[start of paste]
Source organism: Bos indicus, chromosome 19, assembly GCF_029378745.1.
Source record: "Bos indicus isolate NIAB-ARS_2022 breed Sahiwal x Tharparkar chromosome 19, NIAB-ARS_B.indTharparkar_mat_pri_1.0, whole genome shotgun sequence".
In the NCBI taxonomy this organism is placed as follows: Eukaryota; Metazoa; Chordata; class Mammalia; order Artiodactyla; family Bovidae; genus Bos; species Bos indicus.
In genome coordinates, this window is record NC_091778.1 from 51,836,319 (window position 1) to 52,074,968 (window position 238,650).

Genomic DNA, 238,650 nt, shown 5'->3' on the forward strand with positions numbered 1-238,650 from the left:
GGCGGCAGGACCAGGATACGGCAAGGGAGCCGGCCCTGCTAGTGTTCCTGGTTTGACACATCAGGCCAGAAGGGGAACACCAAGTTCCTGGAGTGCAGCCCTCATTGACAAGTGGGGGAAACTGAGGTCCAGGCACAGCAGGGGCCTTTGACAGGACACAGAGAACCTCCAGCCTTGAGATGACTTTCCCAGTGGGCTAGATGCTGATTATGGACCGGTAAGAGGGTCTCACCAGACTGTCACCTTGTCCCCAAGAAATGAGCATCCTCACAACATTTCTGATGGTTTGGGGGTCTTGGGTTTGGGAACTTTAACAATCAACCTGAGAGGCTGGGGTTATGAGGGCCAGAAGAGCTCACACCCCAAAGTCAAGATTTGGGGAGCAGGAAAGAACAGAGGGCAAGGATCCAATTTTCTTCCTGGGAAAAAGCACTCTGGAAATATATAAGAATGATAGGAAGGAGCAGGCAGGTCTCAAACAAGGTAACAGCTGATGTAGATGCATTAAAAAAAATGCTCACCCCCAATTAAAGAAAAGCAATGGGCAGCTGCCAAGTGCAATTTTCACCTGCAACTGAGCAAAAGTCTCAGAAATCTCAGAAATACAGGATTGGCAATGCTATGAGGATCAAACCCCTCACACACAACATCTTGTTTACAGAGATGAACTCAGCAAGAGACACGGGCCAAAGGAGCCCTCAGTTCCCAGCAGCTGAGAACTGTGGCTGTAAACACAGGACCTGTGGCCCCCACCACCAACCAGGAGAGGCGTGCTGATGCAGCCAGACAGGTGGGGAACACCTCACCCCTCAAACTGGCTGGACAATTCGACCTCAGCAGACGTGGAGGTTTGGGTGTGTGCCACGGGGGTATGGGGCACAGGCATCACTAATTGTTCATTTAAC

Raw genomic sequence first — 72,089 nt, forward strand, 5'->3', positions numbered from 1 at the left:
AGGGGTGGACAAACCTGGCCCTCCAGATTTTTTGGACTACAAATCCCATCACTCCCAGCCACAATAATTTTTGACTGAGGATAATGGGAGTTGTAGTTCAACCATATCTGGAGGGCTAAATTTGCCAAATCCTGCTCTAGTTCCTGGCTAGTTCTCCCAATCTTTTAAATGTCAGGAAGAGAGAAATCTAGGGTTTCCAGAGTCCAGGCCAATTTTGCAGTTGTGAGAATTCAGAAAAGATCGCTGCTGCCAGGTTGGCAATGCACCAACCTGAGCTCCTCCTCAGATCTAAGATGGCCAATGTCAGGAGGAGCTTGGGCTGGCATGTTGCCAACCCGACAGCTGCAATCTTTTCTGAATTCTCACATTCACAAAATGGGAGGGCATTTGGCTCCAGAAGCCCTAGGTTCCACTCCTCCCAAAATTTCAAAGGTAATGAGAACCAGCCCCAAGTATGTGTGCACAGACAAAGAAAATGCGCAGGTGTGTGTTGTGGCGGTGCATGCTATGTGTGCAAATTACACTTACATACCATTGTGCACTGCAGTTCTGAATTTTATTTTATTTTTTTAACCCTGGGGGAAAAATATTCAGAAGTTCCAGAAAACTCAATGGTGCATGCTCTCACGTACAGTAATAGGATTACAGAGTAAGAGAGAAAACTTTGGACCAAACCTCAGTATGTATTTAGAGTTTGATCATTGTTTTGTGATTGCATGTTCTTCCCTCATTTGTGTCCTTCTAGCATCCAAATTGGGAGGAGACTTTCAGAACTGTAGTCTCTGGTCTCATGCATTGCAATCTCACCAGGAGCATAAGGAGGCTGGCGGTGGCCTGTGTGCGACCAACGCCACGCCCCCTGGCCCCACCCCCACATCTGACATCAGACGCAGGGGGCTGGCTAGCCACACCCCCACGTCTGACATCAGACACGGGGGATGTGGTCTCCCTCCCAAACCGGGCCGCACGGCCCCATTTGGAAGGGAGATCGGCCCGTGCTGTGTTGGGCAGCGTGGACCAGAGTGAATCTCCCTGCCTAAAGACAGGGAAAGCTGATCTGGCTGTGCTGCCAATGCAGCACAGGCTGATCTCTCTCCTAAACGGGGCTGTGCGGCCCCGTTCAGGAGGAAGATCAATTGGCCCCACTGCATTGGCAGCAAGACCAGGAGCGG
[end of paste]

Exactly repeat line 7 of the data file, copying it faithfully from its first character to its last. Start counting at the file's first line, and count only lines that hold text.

Raw genomic sequence first — 72,089 nt, forward strand, 5'->3', positions numbered from 1 at the left: